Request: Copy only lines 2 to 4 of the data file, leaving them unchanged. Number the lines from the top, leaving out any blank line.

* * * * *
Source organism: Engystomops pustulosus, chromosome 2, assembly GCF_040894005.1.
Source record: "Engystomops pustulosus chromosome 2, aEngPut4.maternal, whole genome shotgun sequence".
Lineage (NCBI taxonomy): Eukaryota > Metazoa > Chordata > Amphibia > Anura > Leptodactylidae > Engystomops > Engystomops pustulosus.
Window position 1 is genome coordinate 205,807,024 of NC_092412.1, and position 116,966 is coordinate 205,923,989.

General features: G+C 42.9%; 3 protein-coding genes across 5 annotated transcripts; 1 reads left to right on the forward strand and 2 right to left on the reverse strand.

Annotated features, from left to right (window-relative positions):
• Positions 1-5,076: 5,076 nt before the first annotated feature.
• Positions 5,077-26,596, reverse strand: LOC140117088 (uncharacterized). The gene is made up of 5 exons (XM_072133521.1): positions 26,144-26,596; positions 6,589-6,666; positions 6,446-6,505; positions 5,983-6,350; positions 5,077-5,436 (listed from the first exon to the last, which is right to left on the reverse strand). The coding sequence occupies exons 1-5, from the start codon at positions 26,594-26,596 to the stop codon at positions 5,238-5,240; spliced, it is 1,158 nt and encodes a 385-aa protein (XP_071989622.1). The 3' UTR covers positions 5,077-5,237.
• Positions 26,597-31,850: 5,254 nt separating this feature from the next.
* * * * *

Source record: "Engystomops pustulosus chromosome 2, aEngPut4.maternal, whole genome shotgun sequence".
Lineage (NCBI taxonomy): Eukaryota > Metazoa > Chordata > Amphibia > Anura > Leptodactylidae > Engystomops > Engystomops pustulosus.
Window position 1 is genome coordinate 205,807,024 of NC_092412.1, and position 116,966 is coordinate 205,923,989.